NEW YORK (CNNMoney.com) -- Pepsi will not advertise in next year's Super Bowl, the company confirmed Thursday, deciding to sit out the big game for the first time in 23 years.
"The Super Bowl broadcast can be an amazing stage for advertisers if it aligns with their brand strategy," said Frank Cooper, a senior vice president at Pepsico Americas Beverages. "However, brands should not blindly anchor themselves to history."
The move is a significant shift in strategy for the beverage giant, which has aired commercials in every Super Bowl since 1987. Last year, Pepsico was one of the top four advertisers during the game, according to TNS Media Intelligence.
Frito Lay, the company's snack food unit, will still advertise during Super Bowl XLIV, which will be broadcast Feb. 7 on CBS.
The National Football League championship is the premiere advertising event of the year, with 30-second spots averaging about $3 million last year.
However, the weak economy has crimped advertising budgets for many companies that regularly advertise in the Super Bowl. Sales have hovered in the range of $2.5 and $3 million per spot this year.
Still, CBS said in November that it had sold about 90% of its advertising spots during the game.
Networks typically sell 62 commercials of 30 seconds each for the game. For last season's big match, NBC didn't reach the 90% benchmark for sales until January, just a month ahead of the telecast.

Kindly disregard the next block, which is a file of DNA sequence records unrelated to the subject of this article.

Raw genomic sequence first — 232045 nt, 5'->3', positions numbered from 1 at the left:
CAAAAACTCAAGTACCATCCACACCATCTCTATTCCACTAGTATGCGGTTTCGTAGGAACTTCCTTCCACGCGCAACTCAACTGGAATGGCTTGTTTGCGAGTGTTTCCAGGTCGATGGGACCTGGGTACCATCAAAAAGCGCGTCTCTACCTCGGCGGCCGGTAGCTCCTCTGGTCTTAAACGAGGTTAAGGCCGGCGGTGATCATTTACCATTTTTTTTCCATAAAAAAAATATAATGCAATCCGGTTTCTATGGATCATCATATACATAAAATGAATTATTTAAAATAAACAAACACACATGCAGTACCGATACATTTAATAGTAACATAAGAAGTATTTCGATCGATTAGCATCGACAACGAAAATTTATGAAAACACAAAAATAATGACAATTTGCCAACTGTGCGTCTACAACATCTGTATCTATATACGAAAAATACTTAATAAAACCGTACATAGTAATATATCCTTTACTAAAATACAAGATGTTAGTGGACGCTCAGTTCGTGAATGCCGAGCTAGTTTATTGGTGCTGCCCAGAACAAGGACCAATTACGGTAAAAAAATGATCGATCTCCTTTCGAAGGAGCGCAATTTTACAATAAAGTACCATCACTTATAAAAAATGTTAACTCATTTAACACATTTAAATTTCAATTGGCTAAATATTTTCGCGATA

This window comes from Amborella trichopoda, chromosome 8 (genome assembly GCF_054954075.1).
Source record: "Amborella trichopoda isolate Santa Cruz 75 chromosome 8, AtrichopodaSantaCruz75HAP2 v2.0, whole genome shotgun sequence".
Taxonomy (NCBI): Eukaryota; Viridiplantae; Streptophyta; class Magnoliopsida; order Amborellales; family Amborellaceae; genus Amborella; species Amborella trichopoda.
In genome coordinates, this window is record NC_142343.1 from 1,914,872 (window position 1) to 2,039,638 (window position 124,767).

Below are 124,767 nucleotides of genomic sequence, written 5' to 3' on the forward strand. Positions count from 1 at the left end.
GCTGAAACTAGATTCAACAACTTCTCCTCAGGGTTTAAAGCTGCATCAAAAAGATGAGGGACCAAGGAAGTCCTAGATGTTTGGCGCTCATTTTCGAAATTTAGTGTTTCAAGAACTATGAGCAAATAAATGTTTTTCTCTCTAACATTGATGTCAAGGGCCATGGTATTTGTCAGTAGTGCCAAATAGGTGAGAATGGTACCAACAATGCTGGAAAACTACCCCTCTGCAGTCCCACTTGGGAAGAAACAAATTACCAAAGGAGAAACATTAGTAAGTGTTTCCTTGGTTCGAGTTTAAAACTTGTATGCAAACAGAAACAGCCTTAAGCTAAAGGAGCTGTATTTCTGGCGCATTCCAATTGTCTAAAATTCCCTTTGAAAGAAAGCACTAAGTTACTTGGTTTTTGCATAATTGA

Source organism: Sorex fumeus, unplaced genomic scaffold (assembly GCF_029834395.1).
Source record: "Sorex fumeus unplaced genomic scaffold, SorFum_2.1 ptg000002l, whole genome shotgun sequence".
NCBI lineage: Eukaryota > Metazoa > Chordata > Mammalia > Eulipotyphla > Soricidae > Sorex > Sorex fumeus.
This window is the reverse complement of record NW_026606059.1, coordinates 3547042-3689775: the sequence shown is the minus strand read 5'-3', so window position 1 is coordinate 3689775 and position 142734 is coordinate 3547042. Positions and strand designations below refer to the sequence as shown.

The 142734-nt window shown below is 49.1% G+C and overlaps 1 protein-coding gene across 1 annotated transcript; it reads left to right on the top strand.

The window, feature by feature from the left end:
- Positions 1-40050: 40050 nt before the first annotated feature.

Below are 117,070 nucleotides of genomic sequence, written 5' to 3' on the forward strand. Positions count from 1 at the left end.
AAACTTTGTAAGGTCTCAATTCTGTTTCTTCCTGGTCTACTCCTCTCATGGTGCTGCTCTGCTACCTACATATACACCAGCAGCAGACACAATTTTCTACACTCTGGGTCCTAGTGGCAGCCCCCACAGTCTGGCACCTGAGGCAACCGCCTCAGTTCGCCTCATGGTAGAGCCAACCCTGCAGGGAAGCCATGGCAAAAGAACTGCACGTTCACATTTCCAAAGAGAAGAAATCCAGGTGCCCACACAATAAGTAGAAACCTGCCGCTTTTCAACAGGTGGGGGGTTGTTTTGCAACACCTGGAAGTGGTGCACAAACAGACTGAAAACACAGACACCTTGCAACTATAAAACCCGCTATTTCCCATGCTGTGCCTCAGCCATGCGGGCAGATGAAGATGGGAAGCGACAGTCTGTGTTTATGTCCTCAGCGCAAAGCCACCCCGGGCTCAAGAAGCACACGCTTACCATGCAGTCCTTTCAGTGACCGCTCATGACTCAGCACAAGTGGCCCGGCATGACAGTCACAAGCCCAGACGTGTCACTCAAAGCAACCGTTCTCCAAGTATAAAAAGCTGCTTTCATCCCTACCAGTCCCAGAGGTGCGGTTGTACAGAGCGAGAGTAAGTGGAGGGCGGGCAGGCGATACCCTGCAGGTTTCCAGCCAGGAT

The decision to forego the 44th Super Bowl comes as Pepsi prepares to launch a new cause-oriented marketing campaign early next year.
The new campaign, called the "Pepsi Refresh Project," is a long term, multi-million-dollar grant program, the company said. Under the program, Pepsi (PEP, Fortune 500) will grant money to charitable causes proposed and selected by consumers.
"In 2010, each of our beverage brands has a strategy and marketing platform that will be less about a singular event, less about a moment, more about a movement," Cooper said.
Steve McKee, president of McKee Wallwork Cleveland Advertising, said the decision to not advertise in the Super Bowl was strategically important, but expressed doubts about Pepsi's new campaign.
"It appears to be punt to political correctness," said McKee, who runs Adbowl, a Web site that polls opinions of Super Bowl ads. While the decision could generate some buzz for Pepsi in the near term, "I don't know if it's going to grow their market share," he said.
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